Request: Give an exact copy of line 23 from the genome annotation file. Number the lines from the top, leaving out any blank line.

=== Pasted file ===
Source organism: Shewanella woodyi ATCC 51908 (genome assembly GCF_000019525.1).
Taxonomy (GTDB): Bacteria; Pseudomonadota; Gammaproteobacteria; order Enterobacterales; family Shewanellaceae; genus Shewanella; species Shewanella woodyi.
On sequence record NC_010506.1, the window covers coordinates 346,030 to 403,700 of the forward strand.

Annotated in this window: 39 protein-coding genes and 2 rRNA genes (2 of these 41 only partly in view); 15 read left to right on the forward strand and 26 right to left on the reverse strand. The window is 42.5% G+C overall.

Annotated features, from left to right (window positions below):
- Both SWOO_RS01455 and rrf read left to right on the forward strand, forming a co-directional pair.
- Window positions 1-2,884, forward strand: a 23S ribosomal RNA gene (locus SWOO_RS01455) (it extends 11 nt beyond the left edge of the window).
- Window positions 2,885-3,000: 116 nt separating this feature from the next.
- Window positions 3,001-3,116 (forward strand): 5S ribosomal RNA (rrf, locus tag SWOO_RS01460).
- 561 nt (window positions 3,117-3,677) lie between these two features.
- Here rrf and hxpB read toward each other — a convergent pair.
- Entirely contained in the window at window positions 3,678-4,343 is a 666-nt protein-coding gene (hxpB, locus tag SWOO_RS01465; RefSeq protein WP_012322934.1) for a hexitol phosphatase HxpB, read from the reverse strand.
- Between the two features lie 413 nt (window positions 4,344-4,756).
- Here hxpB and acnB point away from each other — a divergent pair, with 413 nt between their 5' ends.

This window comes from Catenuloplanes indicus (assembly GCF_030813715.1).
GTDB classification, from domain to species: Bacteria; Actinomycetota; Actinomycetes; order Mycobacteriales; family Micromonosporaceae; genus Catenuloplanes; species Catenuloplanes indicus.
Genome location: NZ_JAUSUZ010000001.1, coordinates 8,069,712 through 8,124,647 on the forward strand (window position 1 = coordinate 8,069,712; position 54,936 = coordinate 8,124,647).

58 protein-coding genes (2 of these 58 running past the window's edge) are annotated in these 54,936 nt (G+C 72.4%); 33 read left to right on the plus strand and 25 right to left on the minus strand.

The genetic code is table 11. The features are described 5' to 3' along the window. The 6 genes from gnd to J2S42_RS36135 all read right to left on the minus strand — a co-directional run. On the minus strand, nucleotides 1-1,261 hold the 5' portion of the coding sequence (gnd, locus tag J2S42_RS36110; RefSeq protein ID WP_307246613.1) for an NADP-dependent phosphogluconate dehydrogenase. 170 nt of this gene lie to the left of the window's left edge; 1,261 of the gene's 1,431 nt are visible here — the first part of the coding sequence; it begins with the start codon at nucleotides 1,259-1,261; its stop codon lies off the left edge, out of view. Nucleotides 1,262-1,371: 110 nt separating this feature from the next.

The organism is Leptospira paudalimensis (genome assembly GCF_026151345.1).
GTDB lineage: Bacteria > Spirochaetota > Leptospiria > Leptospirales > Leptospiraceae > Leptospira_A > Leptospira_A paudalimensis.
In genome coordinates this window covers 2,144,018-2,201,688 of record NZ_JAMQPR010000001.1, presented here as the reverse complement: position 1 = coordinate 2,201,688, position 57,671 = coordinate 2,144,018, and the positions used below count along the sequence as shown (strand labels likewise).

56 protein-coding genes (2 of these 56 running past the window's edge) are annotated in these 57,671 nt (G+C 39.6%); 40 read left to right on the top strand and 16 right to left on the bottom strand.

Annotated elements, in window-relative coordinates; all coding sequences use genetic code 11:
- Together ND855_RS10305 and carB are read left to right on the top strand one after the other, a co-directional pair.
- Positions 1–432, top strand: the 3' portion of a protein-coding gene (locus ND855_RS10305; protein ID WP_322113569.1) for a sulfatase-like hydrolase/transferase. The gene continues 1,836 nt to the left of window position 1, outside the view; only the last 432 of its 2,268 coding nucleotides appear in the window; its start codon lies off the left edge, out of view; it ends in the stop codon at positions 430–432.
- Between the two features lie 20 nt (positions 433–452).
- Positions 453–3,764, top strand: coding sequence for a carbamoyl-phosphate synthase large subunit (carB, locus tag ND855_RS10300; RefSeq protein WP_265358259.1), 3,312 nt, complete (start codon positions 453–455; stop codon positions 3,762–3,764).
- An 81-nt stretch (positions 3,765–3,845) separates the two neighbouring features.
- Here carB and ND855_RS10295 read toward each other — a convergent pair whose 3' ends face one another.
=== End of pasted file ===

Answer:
56 protein-coding genes (2 of these 56 running past the window's edge) are annotated in these 57,671 nt (G+C 39.6%); 40 read left to right on the top strand and 16 right to left on the bottom strand.